The Complete Guide to the Verb ‘To Be’ in Spanish: ‘Ser’ and ‘Estar’

The verb ‘to be’ in Spanish can be quite confusing, because it has two variants: ‘ser’ and ‘estar’. Making mistakes using these verbs is quite common, and in this guide we’ll give you easy tips on how to use the correct one.

The verb ‘to be’ in Spanish has two forms, ser and estar. As a general rule, ‘ser‘ is used to describe the date, occupation, physical characteristics, time, place of origin, and relation. ‘Estar‘ is used to describe temporary things, such as your position, location, ongoing actions, physical or mental condition, and emotions.

The main difference between ‘ser’ and ‘estar’ is that the former refers to permanent things that are likely won’t change with time (of course, there are exceptions that we’ll also see). As for ‘estar’ is typically used for temporary situations, as well as for referring to where you are at the moment of speaking.

To clarify, when we say ‘ser y estar’ we’re talking exactly about the verb ‘to be’. There’s no difference or distinction, except the fact that in Spanish ‘to be’ comprises these two verbs.

To start with, let’s take a look at conjugations in both cases and then give some examples. I’ll also add conjugations in South American Spanish:

1. Ser

Spanish (Spain)Rioplatense SpanishEnglish
Yo soyYo soyI am
Tú eresVos sosYou are
El/Ella esEl/Ella esHe/She is
Nosotros somosNosotros somosWe are
Vosotros sóisUstedes sonYou are
Ellos sonEllos sonThey are
Rioplatense Spanish is spoken in Argentina and Uruguay

The verb ‘ser’ is typically used for describing aspect of yourself and others that are unlikely to change with time. Thus, we use ‘ser’ to describe where we come from, our name, and some physical attributes. It’s used the same way when you want to describe others. Let’s see some examples:

  • Soy Anna –> I’m Anna
  • Soy de Brasil –> I’m from Brazil
  • Soy rubia –> I’m blonde
    • Although we all know you can change your hair color and that it thus doesn’t fall in a ‘permanent’ category, characteristics such as hair color and body type are described with ‘ser’.
  • Soy abogada –> I’m a lawyer
    • This one is also tricky. If you have a degree in a certain thing, you use ‘ser’ to refer to it, even though you might work an unrelated job. ‘Ser’ is also used to describe the great majority of jobs, for example “soy taxista” (I’m a taxi driver). Also when you’re a student, even though you might not be one forever, you say “soy estudiante”.
  • Soy organizada y tranquila –> I’m quiet and organized
    • Even though these traits of your personality might change over time, you also use ‘ser’ to refer to them.

Tip: remember that age in Spanish is described with the verb ‘to have’. Saying ‘soy 25 años’ for saying you’re 25 years old, is a very common mistake. You should rather say ‘tengo 25 años’, which in English it translates as ‘I have 25 years old’.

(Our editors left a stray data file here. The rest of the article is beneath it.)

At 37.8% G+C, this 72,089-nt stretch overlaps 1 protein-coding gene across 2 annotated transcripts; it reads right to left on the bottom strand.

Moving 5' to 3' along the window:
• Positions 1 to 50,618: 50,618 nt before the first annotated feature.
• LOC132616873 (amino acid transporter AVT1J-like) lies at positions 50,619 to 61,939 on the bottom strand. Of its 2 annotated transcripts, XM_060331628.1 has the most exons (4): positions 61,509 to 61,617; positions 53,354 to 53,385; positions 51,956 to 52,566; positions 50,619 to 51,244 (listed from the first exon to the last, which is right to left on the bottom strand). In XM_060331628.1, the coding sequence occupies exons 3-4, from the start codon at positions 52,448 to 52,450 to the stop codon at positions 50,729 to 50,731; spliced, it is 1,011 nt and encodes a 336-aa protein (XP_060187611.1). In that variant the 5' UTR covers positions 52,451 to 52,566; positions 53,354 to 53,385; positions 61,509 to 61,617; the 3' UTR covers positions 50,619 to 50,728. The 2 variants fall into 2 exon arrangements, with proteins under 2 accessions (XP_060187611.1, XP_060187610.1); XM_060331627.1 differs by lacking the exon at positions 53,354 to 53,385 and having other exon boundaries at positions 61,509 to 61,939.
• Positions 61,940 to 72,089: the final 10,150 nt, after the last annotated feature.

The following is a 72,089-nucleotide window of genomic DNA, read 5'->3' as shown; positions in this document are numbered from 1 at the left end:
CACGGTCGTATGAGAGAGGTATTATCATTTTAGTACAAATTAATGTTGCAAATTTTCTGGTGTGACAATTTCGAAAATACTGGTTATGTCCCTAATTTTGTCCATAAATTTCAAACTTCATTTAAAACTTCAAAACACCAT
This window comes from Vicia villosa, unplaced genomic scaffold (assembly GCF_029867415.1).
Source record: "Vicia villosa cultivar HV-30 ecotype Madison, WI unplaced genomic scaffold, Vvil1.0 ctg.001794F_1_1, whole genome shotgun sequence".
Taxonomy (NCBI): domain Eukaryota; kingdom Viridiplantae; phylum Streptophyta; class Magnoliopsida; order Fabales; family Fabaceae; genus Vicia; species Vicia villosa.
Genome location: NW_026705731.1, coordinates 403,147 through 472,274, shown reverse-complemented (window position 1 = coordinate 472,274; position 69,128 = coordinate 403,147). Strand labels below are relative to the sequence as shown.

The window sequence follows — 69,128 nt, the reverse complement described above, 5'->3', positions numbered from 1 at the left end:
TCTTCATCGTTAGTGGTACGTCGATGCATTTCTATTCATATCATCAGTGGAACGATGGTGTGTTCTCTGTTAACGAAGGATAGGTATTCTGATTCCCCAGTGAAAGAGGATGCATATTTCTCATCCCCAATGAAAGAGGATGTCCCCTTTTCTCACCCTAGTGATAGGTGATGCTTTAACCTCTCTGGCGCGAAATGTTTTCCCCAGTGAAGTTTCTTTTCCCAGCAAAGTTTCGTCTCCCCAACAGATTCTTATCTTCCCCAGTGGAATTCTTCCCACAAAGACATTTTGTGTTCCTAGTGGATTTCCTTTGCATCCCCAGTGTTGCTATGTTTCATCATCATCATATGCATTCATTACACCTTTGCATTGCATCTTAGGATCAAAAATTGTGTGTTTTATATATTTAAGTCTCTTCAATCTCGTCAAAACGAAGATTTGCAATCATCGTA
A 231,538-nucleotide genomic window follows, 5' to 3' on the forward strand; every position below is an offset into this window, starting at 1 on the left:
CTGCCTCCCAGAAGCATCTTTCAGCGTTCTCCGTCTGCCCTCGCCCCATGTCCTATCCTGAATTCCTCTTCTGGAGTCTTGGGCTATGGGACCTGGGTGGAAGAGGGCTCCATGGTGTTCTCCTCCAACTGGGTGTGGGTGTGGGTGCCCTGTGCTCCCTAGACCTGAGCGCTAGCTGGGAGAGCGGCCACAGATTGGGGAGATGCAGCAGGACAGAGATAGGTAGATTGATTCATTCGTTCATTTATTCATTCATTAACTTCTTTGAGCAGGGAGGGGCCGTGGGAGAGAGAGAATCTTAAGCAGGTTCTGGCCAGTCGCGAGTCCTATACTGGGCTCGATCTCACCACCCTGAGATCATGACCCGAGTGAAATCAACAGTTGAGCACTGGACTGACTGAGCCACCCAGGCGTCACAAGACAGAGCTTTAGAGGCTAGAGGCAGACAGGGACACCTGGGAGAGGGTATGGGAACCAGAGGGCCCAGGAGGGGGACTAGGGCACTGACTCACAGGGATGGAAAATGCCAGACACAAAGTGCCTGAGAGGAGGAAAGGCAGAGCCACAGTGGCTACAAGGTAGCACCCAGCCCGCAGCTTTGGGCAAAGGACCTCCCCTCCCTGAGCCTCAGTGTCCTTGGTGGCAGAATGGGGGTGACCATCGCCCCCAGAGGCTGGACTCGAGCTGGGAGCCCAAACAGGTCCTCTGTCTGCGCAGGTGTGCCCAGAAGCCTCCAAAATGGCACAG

2. Estar

Spanish (Spain)Rioplatense SpanishEnglish
Yo estoyYo estoyI am
Tú estásVos estásYou are
El/Ella estáEl/Ella estáHe/She is
Nosotros estamosNosotros estamosWe are
Vosotros estáisUstedes estánYou are
Ellos estánEllos estánThey are
Rioplatense Spanish is spoken in Argentina and Uruguay

‘Estar’ is typically used to describe temporary situations. This is less tricky than ‘ser’, because here you describe the place you are at the moment of speaking, with whom, your mood, etc. Let’s take a look at some examples:

  • Estoy en mi casa –> I’m at home
  • Estamos con amigos –> We’re with friends
  • Estás estudiando? –> Are you studying?
  • No estoy muy motivado hoy –> I’m not very motivated today
  • Está soleado hoy –> It’s sunny today

As you can see, there’s less confusion on how to use it. If it helps (and as a very general rule), you can think of everything that involves movement (HOW) as ‘estar’, while characteristics that are more static (WHAT) are described with ‘ser’. Of course, as we’ve seen above, that is a very general rule. But if you learn the tricks we’ve talked about in this post, you’ll have no problem distinguishing them.

Mnemonics technique

There’s a mnemonics technique that helps a lot of people when learning ‘ser’ and ‘estar’. I’ve made up this picture for it to help you and will explain it below:

How to use ‘ser’

You can think of the word DOCTOR for ‘ser’ as a mnemonics technique to think about the following words that describe ‘ser’:

  • DATE –> Qué dia es hoy? Hoy es miércoles.
    What day is it today? It’s Wednesday.
  • OCCUPATION –> De qué trabajas? Soy profesora.
    What’s your job? I’m a teacher.
  • CHARACTERISTIC –> De qué color es tu sombrero? Mi sombrero es negro.
    What color is your hat? My hat is black.
  • TIME –> Qué hora es? Son las 14.15.
    What time is it? It’s 2.15
  • ORIGIN –> De dónde eres? Soy de Brazil.
    Where are you from? I’m from Brazil.
  • RELATION –> Quién es ella? Ella es mi hermana.
    Who is she? She’s my sister.

How to use ‘estar’

You can also think of the word PLACE for ‘estar’ as a mnemonics technique to think about the following words that describe ‘estar’:

  • POSITION –> Dónde estás? Estoy en mi casa.
    Where are you? I’m at home.
  • LOCATION –> Dónde está Juan? Juan está sentado en la silla.
    Where is Juan? He’s sitting on the chair.
  • ACTION –> Nosotros estamos bailando.
    We are dancing.
  • CONDITION –> Estoy enferma.
    I am sick.
  • EMOTION –> Hoy estoy muy contenta.
    I’m very happy today.

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